A Queenly Prologue & Epilogue

As I explained in a previous post, over New Year’s I stumbled upon a little-noticed prologue, uniquely preserved in London, British Library MS Harley 7578.  It prefaces the Liber Proverbiorum, a mid-fifteenth-century verse translation of an early fourteenth-century collection of proverbs and wise sayings by the friar and preacher Nicole Bozon.  The text as a whole had been edited in two American PhD dissertations, but neither had been published, and so the poem had faded into obscurity.

A medal of Margaret of Anjou made by Pietro da Milano. More details here.

This obscurity is undeserved, because, as the epilogue to the text makes clear, this sapiential text is translated at the command of an English queen.  I think this queen is Margaret of Anjou, and I’ve written up and submitted an article explaining why I think this is the case.  Whilst I wait to hear back about the article, I thought you might like to have a sneak preview of the text of the prologue and epilogue, which I’ve edited as an Appendix to the article.  Here’s a pdf to download:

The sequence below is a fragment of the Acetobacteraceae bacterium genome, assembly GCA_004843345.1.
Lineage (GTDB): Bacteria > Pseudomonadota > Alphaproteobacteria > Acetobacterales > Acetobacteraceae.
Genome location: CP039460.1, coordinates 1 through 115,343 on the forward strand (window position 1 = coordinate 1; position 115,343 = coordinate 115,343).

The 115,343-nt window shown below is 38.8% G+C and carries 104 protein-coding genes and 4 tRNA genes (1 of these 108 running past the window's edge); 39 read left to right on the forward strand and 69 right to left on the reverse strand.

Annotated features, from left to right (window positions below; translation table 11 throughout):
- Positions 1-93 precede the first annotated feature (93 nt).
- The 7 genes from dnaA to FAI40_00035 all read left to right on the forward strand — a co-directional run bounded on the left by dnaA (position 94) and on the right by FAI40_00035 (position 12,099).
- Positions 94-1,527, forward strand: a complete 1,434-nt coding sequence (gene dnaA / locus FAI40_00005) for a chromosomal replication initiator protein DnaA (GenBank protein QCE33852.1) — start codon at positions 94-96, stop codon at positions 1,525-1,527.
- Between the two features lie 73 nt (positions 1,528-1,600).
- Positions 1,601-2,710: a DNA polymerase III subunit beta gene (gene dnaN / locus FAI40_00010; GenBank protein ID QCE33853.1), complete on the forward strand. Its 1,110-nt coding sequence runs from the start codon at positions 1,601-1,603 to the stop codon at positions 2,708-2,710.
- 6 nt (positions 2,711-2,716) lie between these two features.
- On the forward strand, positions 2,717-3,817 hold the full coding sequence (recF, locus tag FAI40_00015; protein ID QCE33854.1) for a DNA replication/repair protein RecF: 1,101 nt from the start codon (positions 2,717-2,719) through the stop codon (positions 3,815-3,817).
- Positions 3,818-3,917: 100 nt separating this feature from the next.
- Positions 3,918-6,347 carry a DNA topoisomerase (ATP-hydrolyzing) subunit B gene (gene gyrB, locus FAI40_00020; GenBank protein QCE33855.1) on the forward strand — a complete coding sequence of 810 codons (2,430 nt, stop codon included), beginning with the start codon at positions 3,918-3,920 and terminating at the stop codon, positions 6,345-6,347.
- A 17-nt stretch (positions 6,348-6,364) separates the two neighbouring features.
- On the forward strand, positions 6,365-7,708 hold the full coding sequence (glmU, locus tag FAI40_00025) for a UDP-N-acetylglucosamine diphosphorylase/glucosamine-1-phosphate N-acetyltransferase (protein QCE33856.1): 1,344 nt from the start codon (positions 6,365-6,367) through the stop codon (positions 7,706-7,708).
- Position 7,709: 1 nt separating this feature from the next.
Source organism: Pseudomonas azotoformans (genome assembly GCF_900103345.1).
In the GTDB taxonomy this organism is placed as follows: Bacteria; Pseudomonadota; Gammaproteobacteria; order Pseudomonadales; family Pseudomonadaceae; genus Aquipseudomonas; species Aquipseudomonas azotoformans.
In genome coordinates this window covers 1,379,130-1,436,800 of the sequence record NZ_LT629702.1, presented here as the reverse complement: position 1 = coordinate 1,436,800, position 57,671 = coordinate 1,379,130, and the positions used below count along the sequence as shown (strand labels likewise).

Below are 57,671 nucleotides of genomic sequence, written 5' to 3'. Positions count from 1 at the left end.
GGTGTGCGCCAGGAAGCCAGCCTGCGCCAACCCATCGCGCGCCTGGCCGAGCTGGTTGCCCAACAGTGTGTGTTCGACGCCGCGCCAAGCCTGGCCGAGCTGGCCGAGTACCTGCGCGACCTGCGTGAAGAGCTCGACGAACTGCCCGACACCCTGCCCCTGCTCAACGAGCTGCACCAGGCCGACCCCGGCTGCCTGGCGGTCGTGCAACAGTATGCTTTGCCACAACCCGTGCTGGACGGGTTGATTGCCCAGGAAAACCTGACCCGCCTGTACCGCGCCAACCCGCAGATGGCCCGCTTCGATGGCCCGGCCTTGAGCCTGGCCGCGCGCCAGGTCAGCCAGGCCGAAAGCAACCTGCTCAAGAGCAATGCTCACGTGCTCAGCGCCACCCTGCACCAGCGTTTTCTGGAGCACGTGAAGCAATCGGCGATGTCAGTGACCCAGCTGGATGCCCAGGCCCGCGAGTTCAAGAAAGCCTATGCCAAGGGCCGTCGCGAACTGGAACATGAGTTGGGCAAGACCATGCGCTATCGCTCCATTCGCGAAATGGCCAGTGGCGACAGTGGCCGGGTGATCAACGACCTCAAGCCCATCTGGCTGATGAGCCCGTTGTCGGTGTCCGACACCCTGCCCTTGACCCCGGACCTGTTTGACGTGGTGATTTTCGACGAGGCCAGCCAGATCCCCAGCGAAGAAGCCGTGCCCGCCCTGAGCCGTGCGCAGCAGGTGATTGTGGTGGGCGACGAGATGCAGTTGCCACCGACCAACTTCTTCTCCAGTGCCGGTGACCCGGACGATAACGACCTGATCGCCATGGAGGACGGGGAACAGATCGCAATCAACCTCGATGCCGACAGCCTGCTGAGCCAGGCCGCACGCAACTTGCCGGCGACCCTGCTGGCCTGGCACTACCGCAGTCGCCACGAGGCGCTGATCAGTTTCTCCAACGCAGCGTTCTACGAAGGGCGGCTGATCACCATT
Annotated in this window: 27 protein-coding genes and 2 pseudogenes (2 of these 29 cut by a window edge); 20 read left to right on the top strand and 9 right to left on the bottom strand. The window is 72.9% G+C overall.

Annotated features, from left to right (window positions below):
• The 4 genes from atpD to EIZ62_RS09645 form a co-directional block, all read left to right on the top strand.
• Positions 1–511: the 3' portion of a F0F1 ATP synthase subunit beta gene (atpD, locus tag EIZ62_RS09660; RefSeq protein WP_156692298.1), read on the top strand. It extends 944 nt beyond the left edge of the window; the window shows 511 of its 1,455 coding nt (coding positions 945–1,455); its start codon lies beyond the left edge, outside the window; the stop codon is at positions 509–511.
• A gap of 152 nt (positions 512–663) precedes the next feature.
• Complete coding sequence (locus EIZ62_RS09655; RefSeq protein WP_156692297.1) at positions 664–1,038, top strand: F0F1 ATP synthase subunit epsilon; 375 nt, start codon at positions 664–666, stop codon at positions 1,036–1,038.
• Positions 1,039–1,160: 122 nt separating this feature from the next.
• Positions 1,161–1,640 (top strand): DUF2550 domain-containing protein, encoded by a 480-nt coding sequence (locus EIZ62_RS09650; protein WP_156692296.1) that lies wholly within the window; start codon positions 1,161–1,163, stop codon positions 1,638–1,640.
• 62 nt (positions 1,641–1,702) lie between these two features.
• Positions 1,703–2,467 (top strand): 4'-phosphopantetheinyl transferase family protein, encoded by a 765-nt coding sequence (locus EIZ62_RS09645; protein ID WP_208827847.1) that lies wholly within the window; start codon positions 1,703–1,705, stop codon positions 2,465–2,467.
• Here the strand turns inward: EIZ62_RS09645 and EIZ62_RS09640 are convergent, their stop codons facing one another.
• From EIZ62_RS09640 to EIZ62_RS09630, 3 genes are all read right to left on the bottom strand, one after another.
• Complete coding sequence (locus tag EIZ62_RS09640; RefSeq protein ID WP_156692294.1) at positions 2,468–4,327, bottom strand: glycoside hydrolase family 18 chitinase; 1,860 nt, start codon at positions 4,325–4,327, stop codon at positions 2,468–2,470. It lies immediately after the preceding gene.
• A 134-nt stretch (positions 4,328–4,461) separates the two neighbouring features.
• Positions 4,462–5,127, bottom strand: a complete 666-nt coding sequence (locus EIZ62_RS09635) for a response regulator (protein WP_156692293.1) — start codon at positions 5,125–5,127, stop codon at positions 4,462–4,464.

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As well as addressing his patron, the author also discusses verse-form with his patron, and has an interesting take on the classicism which Chaucer and Lydgate had made popular in English poetry.  The language of the prologue and epilogue is distinctively difficult and full of neologisms: half the fun of editing them has been working out how this author has coined his words and whether a word is the first or only example in Middle English.  In places the syntax is very difficult, and there are some tentative paraphrases in my notes.

Quite what Margaret of Anjou, who was in her mid-teens and newly arrived in England to marry Henry VI, would have made of this poetic diction is anyone’s guess (though I do have some speculations in the article).  We don’t know anything about the translator, apart from his Christian name, John.  But at least he is not quite so hidden away anymore. I hope you enjoy some of his verse, which was fit for a queen in the 1440s.


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